No pushovers


LONDON, United Kingdom – Joel Garner has warned against “writing the West Indies off too early” ahead of their upcoming Test series against England.

A three-match campaign starts with the first day/night Test ever staged in England, at Birmingham’s Edgbaston ground this Thursday.

England, fresh from a 3-1 win over South Africa in a four-Test home series, will start as huge favourites.

Not only have the West Indies lost their last six Test series, they have been beaten in 14 of their most recent Tests in England and drawn the other three.

But fast-bowling great Garner, now the West Indies team manager, said today: “It’s going to be some interesting times. I think people are writing the West Indies off too early and it could be at their own peril.”

And with a fast-bowling attack led by Kemar Roach and Shannon Gabriel, allied to a new work ethic being instilled by Australian coach Stuart Law, Garner believes his side, who have played a day/night Test – a hard-fought defeat by Pakistan in Dubai in October – could yet upset the odds.

Kemar Roach’s return to form and to the team is a major boost.

“Cricket is played in the middle at the end of the day,” Garner added at an event staged by series sponsors Investec in London today. “I think the fellows have got talent.”

“It’s who makes the greatest adjustment in the day/night game. Games between England and the West Indies are competitive. I wouldn’t completely write them off.”

West Indies, however, have arrived in England without several star players including Chris Gayle, Dwayne Bravo, Marlon Samuels and Darren Sammy – the legacy of a bitter dispute with West Indies cricket officials and the fact that the Caribbean Premier League Twenty20 tournament is going on at home at the same time as the Test series.

While Cricket West Indies recently granted an ‘amnesty’ in a bid to get senior players back on board ahead of the 2019 World Cup in England, it has come too late to alter the squad for the Test series.

“We will welcome them back because they are our better players but at the present moment we are here to play cricket,” said the 64-year-old Garner. “We’ve got to work with what we’ve got. We still have fight.

“We can’t keep looking and saying ‘we’ll wait and see if the other players come back as well’.”

Garner, who stood for election as WICB president two years ago but lost to incumbent Whycliffe ‘Dave’ Cameron, said he felt relations between players and officials were improving.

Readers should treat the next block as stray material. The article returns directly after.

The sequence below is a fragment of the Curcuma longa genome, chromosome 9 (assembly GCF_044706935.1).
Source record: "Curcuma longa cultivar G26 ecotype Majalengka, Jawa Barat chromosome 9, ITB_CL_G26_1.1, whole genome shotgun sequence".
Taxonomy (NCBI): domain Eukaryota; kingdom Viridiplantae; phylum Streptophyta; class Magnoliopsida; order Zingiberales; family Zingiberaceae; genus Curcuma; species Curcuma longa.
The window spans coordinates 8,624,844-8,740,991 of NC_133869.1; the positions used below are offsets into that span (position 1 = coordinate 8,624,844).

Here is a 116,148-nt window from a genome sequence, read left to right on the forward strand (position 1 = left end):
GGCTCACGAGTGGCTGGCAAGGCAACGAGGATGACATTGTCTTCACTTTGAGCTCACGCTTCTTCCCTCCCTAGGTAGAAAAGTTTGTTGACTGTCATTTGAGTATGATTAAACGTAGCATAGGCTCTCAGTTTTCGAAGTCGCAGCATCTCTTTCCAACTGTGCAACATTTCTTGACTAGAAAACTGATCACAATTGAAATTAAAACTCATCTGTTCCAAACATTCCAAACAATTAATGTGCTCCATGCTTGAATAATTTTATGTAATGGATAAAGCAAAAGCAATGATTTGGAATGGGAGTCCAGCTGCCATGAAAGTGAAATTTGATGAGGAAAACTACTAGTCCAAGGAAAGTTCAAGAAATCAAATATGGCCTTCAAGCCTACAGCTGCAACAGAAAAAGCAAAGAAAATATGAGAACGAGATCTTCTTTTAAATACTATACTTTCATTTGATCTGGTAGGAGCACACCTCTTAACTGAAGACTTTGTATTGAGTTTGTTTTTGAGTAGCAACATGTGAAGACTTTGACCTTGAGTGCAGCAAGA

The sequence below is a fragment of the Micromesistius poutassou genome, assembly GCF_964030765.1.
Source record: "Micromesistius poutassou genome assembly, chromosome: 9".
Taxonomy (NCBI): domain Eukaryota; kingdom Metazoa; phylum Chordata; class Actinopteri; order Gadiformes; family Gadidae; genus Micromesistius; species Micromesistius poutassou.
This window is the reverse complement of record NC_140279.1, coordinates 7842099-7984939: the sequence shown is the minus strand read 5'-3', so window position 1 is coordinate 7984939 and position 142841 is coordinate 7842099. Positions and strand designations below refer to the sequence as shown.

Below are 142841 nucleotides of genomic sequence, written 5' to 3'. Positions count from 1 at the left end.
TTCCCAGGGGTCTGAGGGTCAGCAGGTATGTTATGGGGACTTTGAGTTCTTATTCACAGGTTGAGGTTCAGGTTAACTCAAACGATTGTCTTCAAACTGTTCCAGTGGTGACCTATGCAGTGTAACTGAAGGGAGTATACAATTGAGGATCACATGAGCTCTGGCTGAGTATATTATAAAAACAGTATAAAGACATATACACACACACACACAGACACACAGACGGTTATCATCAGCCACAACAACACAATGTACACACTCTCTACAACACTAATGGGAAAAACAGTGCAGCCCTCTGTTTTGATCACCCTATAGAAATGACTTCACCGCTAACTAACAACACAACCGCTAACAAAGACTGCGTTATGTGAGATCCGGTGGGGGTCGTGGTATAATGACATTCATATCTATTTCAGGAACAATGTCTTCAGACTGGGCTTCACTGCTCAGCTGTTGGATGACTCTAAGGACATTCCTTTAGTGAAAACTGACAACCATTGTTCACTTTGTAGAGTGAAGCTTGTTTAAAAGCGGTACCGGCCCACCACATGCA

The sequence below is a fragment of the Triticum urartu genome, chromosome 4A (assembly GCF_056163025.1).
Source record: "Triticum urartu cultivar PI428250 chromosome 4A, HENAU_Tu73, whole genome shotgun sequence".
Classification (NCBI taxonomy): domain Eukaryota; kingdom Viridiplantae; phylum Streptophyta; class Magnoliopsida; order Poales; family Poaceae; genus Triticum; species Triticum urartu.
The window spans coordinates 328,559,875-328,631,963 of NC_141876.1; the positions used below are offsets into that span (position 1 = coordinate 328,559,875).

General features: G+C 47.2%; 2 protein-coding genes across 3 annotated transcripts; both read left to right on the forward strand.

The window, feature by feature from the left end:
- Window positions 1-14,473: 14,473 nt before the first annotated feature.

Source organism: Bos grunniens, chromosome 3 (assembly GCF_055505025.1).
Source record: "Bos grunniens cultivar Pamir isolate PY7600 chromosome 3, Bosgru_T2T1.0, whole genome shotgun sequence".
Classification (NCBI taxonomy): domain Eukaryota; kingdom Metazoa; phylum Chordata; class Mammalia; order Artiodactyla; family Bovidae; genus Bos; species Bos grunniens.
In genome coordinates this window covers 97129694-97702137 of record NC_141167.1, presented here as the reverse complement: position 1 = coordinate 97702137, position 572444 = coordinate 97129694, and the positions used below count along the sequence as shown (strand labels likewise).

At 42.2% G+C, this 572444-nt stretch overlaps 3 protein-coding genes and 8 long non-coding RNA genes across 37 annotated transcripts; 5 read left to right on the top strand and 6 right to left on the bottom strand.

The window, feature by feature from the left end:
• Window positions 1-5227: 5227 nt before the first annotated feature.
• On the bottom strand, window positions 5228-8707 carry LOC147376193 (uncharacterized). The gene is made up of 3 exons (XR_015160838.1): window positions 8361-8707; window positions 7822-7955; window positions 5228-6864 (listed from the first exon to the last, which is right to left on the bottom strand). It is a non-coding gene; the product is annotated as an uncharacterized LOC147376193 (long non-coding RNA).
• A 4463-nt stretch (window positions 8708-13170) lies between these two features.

“There’s a lot more communication going on between the players and the officials,” he said. “It can only get better.”

But the 64-year-old Garner accepted the timing of the CPL was far from ideal.

“That is the biggest challenge because that is where most of the money is being aimed at,” said Garner.

“I think you have to work around it and get the tours organised in such a way there’s no competition from the shorter version of the game.”

The giant Garner, who took 259 wickets in 58 Tests at an average of just 20.97, said he felt standards had slipped since the day when he was a key member of the West Indies side that dominated world cricket in the late 1970s and 1980s.

“If you fail to prepare, you prepare to fail…Some of our players have become accustomed to the CPL way of doing things.

“Players are being encouraged to train harder and get fitter. We’ve always had players with ability, players with style and flair, but the lack of preparation at the top could have been part of the problem.”

Garner gave the thumbs up to day-night cricket and said it was an exciting innovation which could help boost attendances at Test matches.

While other sides around the world have already experimented with the new format, the series opener against the West Indies will be England’s first ever day-night Test match.

Garner gave his backing to the pink-ball format as the five-day game fights for relevance in the modern era of Twenty20 cricket.

“If it means that you’re going to get full houses and you’re going to get exciting cricket then yes, I don’t have a problem with it,” Garner said.

“The game is moving towards what the consumer needs. It is exciting, it’s different and I welcome it.”

Garner added: “This is a way of saving time and getting people to come out to the cricket.

“You have people going to work who might be more prepared to lose half a day, rather than giving a whole day, to come and watch the cricket. That might be one of the reasons behind it.

“It’s innovative – when they first introduced day-night cricket in the seventies a lot of people weren’t with it but now they’ve got it on an ongoing basis.” 

Source: (AFP/Sky)

3 Responses to No pushovers

  1. Angus Benn
    Angus Benn August 14, 2017 at 10:24 pm

    You Joel Garner was a fast bowler FOR the westindies team. WELL WHY NOT PLAY 4 fast bowlers. If you are serious about winning the first test match against England.

  2. Alex Alleyne August 15, 2017 at 7:33 am

    We must have “day-night” cricket in this time mainly because of the sweltering heat and the busy schedule of this generation. The game of Cricket must not stand still.

  3. Milli Watt August 15, 2017 at 10:39 am

    stupse……….the ICC ain’t get rid a dis crowd from round de cricket yet.


Leave a Reply

Your email address will not be published. Required fields are marked *